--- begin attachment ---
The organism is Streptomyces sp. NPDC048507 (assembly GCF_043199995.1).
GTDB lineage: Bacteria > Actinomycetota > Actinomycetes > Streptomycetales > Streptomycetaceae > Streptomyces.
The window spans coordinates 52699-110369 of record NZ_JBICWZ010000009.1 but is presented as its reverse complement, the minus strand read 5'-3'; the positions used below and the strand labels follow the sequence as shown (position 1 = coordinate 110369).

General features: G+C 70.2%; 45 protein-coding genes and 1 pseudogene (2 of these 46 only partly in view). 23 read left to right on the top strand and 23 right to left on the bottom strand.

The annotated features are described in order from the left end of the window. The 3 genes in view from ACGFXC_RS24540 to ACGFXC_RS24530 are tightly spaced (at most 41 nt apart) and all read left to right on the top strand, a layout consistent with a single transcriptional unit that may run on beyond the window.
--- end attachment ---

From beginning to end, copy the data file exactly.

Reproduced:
The organism is Streptomyces sp. NPDC048507 (assembly GCF_043199995.1).
GTDB lineage: Bacteria > Actinomycetota > Actinomycetes > Streptomycetales > Streptomycetaceae > Streptomyces.
The window spans coordinates 52699-110369 of record NZ_JBICWZ010000009.1 but is presented as its reverse complement, the minus strand read 5'-3'; the positions used below and the strand labels follow the sequence as shown (position 1 = coordinate 110369).

General features: G+C 70.2%; 45 protein-coding genes and 1 pseudogene (2 of these 46 only partly in view). 23 read left to right on the top strand and 23 right to left on the bottom strand.

The annotated features are described in order from the left end of the window. The 3 genes in view from ACGFXC_RS24540 to ACGFXC_RS24530 are tightly spaced (at most 41 nt apart) and all read left to right on the top strand, a layout consistent with a single transcriptional unit that may run on beyond the window.